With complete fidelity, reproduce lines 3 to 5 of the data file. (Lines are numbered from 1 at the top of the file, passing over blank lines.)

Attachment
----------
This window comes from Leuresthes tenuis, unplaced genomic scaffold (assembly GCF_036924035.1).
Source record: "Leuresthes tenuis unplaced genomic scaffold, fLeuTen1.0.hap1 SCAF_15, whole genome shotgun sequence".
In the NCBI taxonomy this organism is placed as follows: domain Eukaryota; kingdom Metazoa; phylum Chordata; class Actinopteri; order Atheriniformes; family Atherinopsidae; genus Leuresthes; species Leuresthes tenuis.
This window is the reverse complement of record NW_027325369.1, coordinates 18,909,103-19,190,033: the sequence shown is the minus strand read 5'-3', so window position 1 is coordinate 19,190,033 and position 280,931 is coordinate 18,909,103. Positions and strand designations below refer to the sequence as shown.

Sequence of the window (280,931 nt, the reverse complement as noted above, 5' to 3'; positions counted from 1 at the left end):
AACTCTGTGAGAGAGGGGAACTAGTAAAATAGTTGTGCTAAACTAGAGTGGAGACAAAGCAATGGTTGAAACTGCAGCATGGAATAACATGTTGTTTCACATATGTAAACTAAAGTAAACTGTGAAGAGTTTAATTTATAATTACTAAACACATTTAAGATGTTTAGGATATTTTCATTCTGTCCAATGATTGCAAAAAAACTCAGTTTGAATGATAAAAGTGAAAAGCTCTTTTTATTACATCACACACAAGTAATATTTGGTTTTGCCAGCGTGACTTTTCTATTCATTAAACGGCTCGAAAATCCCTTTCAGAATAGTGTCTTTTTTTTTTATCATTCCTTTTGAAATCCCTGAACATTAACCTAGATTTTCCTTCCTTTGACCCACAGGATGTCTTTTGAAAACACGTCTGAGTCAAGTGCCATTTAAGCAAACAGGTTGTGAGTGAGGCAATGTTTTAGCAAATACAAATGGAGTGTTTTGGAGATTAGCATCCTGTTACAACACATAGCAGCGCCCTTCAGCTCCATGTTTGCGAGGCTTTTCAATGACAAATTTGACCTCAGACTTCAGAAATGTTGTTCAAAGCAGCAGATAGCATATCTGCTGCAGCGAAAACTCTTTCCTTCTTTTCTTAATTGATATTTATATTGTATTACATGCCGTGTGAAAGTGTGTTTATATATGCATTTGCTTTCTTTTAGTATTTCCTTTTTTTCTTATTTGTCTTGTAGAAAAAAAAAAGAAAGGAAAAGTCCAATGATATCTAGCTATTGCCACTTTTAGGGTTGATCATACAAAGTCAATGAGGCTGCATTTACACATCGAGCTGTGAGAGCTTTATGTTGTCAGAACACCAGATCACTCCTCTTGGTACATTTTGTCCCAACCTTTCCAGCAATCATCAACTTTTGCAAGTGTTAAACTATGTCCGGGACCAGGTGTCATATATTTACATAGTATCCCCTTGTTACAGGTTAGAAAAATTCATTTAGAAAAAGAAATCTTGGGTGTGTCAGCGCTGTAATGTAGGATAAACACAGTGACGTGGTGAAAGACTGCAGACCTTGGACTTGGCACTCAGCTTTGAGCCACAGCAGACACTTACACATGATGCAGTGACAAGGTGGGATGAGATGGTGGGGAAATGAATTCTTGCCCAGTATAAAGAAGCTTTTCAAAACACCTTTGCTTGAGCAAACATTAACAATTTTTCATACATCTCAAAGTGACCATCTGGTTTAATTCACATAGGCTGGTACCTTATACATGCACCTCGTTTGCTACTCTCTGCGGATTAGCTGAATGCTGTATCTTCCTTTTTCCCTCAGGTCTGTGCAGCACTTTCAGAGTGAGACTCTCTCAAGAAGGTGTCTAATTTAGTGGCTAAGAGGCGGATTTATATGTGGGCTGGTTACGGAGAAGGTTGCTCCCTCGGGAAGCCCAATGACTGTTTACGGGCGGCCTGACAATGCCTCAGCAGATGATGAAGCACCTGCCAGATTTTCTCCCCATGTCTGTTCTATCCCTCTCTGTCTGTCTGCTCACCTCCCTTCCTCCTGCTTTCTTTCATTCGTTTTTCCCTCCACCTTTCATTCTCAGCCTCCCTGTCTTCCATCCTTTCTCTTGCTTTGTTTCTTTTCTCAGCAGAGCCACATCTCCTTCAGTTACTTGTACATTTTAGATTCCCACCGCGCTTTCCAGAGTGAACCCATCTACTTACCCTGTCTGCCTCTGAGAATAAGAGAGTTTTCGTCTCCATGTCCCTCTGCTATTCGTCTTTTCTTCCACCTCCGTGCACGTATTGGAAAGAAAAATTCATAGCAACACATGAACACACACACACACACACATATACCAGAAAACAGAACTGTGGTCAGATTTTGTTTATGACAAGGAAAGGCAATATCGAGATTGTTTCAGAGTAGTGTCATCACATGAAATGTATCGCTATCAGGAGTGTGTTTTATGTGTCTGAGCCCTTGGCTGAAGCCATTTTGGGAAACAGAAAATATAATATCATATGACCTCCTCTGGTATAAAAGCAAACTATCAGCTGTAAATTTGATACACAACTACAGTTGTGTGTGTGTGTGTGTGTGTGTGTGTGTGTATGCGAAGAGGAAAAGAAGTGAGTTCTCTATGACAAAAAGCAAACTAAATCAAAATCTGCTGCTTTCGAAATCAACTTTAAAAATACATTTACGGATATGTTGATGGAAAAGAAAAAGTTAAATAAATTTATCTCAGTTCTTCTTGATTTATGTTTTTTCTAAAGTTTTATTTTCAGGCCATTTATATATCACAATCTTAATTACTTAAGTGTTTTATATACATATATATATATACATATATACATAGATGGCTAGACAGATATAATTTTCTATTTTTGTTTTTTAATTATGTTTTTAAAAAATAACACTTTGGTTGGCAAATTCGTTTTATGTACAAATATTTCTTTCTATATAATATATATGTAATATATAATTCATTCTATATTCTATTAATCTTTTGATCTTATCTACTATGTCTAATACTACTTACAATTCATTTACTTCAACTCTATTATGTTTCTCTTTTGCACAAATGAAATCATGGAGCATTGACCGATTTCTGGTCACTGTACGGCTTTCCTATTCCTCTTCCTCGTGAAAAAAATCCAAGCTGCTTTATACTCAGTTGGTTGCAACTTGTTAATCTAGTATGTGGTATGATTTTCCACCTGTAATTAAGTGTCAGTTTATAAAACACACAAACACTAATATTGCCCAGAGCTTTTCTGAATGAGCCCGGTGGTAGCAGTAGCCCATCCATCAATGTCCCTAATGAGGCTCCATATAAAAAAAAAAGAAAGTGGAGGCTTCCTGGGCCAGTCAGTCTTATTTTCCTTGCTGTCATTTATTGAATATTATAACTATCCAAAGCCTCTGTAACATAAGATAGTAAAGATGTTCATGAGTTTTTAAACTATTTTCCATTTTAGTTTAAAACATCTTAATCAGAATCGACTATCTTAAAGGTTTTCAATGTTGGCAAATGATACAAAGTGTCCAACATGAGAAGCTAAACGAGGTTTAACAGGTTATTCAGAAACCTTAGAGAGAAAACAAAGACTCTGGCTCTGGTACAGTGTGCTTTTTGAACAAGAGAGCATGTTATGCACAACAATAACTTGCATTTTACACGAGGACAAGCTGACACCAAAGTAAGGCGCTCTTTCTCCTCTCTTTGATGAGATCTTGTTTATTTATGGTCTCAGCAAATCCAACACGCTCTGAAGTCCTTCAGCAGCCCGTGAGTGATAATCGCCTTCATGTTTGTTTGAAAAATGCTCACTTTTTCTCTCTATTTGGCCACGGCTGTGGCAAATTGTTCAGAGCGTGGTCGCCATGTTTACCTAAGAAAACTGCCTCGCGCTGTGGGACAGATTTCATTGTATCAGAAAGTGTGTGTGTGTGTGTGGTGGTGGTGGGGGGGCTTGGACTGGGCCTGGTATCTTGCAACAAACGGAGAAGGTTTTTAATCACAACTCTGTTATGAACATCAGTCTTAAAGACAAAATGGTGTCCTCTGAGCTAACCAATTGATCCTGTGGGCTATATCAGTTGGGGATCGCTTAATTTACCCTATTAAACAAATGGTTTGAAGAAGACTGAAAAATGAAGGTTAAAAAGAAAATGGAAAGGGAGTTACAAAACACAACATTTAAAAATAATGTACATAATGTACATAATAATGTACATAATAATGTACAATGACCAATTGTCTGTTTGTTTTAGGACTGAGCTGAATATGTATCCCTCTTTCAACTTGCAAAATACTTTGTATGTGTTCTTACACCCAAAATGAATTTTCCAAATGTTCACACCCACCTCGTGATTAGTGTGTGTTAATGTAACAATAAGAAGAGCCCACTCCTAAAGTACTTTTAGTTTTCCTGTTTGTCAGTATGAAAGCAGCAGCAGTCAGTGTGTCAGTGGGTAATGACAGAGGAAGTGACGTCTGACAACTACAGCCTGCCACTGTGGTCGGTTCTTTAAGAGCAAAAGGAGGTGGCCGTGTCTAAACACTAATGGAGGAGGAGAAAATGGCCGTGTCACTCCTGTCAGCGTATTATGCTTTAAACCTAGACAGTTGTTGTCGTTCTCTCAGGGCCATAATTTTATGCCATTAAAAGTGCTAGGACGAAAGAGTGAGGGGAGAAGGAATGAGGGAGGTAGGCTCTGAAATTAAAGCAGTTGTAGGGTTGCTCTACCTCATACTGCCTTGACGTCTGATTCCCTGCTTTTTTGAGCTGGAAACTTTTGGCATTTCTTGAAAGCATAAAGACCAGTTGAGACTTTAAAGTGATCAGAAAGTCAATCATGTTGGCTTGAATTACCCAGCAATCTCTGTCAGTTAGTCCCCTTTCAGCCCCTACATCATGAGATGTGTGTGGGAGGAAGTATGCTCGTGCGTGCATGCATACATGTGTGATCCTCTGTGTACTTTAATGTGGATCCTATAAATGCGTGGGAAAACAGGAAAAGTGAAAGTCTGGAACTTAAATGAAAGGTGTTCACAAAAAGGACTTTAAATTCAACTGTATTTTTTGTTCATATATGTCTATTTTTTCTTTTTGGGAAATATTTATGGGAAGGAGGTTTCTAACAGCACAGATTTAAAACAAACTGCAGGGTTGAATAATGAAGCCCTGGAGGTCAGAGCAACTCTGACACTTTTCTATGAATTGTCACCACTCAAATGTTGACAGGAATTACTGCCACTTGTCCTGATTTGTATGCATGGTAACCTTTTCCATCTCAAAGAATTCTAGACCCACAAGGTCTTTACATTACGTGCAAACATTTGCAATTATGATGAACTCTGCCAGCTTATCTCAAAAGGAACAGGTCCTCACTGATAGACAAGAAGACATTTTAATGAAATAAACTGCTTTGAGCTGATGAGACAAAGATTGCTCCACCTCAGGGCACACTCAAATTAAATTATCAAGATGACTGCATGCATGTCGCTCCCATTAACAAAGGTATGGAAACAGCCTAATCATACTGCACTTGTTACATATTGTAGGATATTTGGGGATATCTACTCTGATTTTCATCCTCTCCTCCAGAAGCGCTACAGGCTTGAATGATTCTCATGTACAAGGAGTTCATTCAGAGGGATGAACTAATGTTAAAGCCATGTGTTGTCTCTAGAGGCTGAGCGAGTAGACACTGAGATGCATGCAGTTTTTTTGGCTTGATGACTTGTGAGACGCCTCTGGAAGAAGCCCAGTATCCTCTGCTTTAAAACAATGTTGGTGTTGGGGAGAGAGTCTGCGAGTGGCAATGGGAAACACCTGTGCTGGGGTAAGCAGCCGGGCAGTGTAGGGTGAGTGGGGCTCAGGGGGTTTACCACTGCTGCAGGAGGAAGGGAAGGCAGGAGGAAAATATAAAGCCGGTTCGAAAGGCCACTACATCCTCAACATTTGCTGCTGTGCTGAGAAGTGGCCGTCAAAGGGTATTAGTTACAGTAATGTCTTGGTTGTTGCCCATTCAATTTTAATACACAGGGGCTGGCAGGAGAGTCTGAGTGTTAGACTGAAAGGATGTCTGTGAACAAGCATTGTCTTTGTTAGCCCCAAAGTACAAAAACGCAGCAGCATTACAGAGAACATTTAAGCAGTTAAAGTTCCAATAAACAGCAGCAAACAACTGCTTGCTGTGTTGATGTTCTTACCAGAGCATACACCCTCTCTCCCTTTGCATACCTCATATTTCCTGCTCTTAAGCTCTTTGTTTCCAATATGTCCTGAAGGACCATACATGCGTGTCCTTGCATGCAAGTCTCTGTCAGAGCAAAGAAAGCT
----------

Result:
In the NCBI taxonomy this organism is placed as follows: domain Eukaryota; kingdom Metazoa; phylum Chordata; class Actinopteri; order Atheriniformes; family Atherinopsidae; genus Leuresthes; species Leuresthes tenuis.
This window is the reverse complement of record NW_027325369.1, coordinates 18,909,103-19,190,033: the sequence shown is the minus strand read 5'-3', so window position 1 is coordinate 19,190,033 and position 280,931 is coordinate 18,909,103. Positions and strand designations below refer to the sequence as shown.

Sequence of the window (280,931 nt, the reverse complement as noted above, 5' to 3'; positions counted from 1 at the left end):